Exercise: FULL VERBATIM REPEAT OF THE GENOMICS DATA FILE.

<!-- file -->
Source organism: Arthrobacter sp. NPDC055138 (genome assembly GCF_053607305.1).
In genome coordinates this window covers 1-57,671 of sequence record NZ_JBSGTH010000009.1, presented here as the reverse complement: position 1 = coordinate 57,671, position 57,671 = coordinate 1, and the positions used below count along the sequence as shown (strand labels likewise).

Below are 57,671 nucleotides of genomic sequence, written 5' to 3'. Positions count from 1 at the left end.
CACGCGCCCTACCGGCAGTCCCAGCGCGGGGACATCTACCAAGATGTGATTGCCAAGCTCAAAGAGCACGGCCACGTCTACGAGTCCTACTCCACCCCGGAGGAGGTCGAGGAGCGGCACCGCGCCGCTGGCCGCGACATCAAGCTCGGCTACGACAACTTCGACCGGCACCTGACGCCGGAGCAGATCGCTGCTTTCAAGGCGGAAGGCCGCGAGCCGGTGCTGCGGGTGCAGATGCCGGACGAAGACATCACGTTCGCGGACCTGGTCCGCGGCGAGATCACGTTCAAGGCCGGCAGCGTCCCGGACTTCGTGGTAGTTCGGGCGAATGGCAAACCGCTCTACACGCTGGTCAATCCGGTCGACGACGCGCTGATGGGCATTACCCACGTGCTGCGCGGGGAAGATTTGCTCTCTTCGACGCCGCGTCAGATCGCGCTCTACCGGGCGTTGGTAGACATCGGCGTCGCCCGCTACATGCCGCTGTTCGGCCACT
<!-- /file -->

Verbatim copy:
Source organism: Arthrobacter sp. NPDC055138 (genome assembly GCF_053607305.1).
In genome coordinates this window covers 1-57,671 of sequence record NZ_JBSGTH010000009.1, presented here as the reverse complement: position 1 = coordinate 57,671, position 57,671 = coordinate 1, and the positions used below count along the sequence as shown (strand labels likewise).

Below are 57,671 nucleotides of genomic sequence, written 5' to 3'. Positions count from 1 at the left end.
CACGCGCCCTACCGGCAGTCCCAGCGCGGGGACATCTACCAAGATGTGATTGCCAAGCTCAAAGAGCACGGCCACGTCTACGAGTCCTACTCCACCCCGGAGGAGGTCGAGGAGCGGCACCGCGCCGCTGGCCGCGACATCAAGCTCGGCTACGACAACTTCGACCGGCACCTGACGCCGGAGCAGATCGCTGCTTTCAAGGCGGAAGGCCGCGAGCCGGTGCTGCGGGTGCAGATGCCGGACGAAGACATCACGTTCGCGGACCTGGTCCGCGGCGAGATCACGTTCAAGGCCGGCAGCGTCCCGGACTTCGTGGTAGTTCGGGCGAATGGCAAACCGCTCTACACGCTGGTCAATCCGGTCGACGACGCGCTGATGGGCATTACCCACGTGCTGCGCGGGGAAGATTTGCTCTCTTCGACGCCGCGTCAGATCGCGCTCTACCGGGCGTTGGTAGACATCGGCGTCGCCCGCTACATGCCGCTGTTCGGCCACT